Home / Current Affairs / Eight Things That Made Jhallianwala Bagh Massacre Even More Dreadful

Eight Things That Made Jhallianwala Bagh Massacre Even More Dreadful

Photo credit: Hindustan Times

It’s been not too long when Prime Minister Imran Khan extended his wishes to Sikh Community in Pakistan for the Baisakhi festival and granted Sikh Diaspora & Indian Yatrees special permission to visit their holy Gurdwaras in Pakistan and attend the Baisakhi rituals.

What is Baisakhi?

Baisakhi is a spring harvest festival for Sikhs and Hindus. It is usually celebrated on April 13 or 14 every year. It marks the Sikh new year and commemorates the formation of Khalsa Panth of warriors under Guru Gobind Singh in 1699. Vaisakhi, another pronunciation for Baisakhi, is also an ancient festival of Hindus, marking the Solar New Year and also celebrating the spring harvest.

What happened at Baisakhi in 1919?

The people, a majority of whom were Sikhs, had gathered in Jallianwala Bagh to celebrate Baisakhi and also to condemn the arrest and deportation of two freedom fighters, Satya Pal and Dr. Saifuddin Kitchlew. On Colonel Dyer’s order, the soldiers opened fire. The firing went on for about 10 minutes.

Another account describes the event as the biggest tragedy in the city. People there think that Amritsar was let down by the British Empire despite the fact that they had devotedly served during the First World War.

According to the excerpt from the book “Jallianwala Bagh: A Groundbreaking History Of The 1919 Massacre”‘ by V.N. Datta people of different castes and communities were present there at Jhallianwala Bagh on April 13. Muslims, Sikhs, and Hindus all were there when the most awful mass shooting was done.

That massacre was indeed the ugliest display of ultimate power and authority by British General Dyer and was also an indication of the mysterious temperament of British generals.

Jallianwala Bagh massacre happened just minutes before sunset. On a fateful day, some 15,000 to 25,000 people gathered in Jallianwala Bagh. Suddenly people heard a strange sound. An airplane suddenly appeared from nowhere and began to fly overhead in the ‘garden’. Then in a matter of seconds, people heard the sound of heavy boots from behind and what happened afterward is that every one of us can never forget even after so many decades.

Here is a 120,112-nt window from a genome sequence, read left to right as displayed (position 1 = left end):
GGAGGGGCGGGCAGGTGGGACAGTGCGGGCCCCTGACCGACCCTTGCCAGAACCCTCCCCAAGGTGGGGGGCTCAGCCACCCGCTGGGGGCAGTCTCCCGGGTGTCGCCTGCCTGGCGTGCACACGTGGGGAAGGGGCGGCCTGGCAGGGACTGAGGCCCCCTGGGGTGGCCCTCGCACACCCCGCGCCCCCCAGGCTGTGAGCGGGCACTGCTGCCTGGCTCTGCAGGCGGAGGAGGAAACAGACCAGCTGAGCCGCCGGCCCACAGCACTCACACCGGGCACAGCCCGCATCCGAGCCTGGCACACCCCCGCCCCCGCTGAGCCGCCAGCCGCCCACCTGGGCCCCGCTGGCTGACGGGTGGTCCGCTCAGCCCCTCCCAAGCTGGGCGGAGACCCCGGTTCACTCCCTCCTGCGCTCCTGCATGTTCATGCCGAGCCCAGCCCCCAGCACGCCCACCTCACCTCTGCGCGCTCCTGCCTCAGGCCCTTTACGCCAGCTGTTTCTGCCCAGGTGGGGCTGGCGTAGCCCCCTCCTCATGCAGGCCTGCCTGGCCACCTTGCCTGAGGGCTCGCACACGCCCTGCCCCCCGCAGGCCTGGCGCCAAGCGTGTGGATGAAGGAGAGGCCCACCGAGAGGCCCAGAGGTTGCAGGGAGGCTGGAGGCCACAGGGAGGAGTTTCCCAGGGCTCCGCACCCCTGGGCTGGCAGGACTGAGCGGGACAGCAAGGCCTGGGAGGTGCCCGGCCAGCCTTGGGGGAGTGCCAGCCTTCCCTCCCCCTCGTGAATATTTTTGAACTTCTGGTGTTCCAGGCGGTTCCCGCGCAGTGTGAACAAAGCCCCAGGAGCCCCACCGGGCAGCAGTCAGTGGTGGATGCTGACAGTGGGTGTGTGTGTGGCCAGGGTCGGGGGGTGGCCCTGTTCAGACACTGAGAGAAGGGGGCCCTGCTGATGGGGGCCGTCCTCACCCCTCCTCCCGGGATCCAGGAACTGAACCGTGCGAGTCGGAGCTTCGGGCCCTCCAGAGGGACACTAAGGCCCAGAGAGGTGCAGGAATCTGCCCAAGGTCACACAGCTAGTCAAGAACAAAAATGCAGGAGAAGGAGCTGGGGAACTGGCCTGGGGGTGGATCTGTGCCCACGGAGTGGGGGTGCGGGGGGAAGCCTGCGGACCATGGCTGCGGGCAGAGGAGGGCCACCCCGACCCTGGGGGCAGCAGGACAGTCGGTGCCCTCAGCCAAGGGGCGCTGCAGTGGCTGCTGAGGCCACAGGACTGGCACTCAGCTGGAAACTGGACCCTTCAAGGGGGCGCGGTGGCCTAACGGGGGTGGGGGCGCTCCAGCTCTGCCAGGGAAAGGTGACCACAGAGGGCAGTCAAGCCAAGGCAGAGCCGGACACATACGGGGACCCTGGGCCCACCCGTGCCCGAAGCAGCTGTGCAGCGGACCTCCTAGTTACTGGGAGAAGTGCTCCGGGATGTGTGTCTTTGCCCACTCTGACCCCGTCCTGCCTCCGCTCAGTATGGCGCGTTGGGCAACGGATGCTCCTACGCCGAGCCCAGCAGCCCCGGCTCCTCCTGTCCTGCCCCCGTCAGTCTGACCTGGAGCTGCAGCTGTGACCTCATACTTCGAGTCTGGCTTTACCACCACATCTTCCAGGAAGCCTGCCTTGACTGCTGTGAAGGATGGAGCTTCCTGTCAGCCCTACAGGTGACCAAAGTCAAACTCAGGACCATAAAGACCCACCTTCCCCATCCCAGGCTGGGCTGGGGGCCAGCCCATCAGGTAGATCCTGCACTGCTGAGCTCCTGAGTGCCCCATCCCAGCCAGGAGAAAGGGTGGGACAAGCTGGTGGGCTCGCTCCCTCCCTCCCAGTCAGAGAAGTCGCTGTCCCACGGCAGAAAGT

There were things that made the massacre even more dreadful to recall.

Firing without warning

Half of the 25 Gorkha and 25 Baloch soldiers took the ‘position’ by sitting and half by standing at the single shout of Brigadier Reginald Dyer. Dyer ordered: “Fire.”

The soldiers opened fire, firing indiscriminately, and people all around began to fall. Soldiers on their knees were selectively hitting. None of their bullets were lost. General Dyer then ordered the soldiers to reload guns and fire in areas where there is more crowd.

People started running around in fear but they could not find a way out. Everyone was on the narrow street and trying to escape but Dyer’s troops targeted every single person. Many tried to escape by climbing the wall but were shot by soldiers. Some ex-soldiers in the crowd shouted and told people to lie down. But even these people were not spared by the Gorkha who had already taken the position by lying down.

Dyer’s troops fired 1,650 rounds continuously on unarmed civilians

On one side, there were heavily armed and well-trained soldiers, and on the other side, there were armless civilians who gathered for a cause. The protest could have been reverted in a peaceful manner but generally thought the permanent solution of the agitation in firing 1,650 rounds of bullets and that too continuously. He made sure that none of them dare to gather again against the will of the tyrant (general).